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The CoreData documentation says "You can sometimes benefit from creating your own unique ID (UUID) property which can be defined and set for newly inserted objects. This allows you to efficiently locate specific objects using predicates (though before a save operation new objects can be found only in their original context)."

What should be used for this type?

A managed object's objectID is usually 'NSManagedObjectID' type but the DataModel wizard tool via XCode that allows you to set the type for a given attribute only has the basic allowed types in addition to 'Undefined', Binary Data, & Transformable.

If I wanted to have an attribute that serves as a secondary id for an object (in addition to it's standard ObjectID), do you store it as an NSString or would you custom modify the object model to hold NSManagedObjectID?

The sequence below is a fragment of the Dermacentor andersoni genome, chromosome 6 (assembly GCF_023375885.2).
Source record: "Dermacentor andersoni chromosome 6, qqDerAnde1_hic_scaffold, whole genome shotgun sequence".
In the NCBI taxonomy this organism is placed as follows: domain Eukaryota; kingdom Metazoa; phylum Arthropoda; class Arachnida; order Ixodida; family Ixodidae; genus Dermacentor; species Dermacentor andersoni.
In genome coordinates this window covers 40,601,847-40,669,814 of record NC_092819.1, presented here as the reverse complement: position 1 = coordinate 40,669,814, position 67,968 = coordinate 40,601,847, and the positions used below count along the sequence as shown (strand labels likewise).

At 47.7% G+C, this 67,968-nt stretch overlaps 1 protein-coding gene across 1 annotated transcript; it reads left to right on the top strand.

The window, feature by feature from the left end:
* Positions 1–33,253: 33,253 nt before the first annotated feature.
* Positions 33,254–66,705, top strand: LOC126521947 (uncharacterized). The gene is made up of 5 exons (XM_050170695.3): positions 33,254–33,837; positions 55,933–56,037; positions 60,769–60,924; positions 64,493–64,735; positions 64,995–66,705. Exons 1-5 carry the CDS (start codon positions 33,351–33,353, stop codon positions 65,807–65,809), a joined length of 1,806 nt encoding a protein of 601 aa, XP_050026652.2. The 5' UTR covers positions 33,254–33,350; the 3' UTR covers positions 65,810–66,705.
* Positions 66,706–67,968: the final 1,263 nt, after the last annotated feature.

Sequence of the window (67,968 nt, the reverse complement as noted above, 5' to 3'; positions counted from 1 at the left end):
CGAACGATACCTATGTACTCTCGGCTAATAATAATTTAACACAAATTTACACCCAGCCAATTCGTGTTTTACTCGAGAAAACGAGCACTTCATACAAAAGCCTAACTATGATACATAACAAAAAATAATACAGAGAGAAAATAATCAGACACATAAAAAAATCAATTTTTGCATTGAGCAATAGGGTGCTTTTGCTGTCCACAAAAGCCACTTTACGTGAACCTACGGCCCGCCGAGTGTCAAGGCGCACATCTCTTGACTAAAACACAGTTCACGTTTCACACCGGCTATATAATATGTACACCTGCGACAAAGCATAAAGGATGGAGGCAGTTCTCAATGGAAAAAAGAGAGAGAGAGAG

(for iPhone app/CoreData development)

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up vote 1 down vote accepted

An NSString or integer attribute are logical choices, though you could use a transformable attribute to store anything you wanted (that could be appropriately serialized, of course). An incrementing integer is probably good enough for many uses, but each use case is different. Many algorithms exist on the net for generating string or byte-array UUIDs (start with Google). An NSString UUID is quite easy:

+(NSString*)UUIDString {
    CFStringRef string = CFUUIDCreateString(NULL, theUUID);
    return [NSMakeCollectable(string) autorelease];

for an array of bytes, look at CFUUIDGetUUIDBytes().

Before you go this route, think long and hard about whether it is necessary. Folks coming from a SQL point of view "want" their ids, but Core Data is not about relational databases. It's an object graph management framework that just happens to use SQLite as one backing implementation. If you're trying to do SQL-like things in Core Data, you're going to be fighting the framework. There's often a way around needing a separate id property in proper usage of the Core Data framework.

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The last line should be return [NSMakeCollectable(string) autorelease]; for correct memory management in both GC and retain/release modes. –  Jim Correia Aug 30 '09 at 20:47
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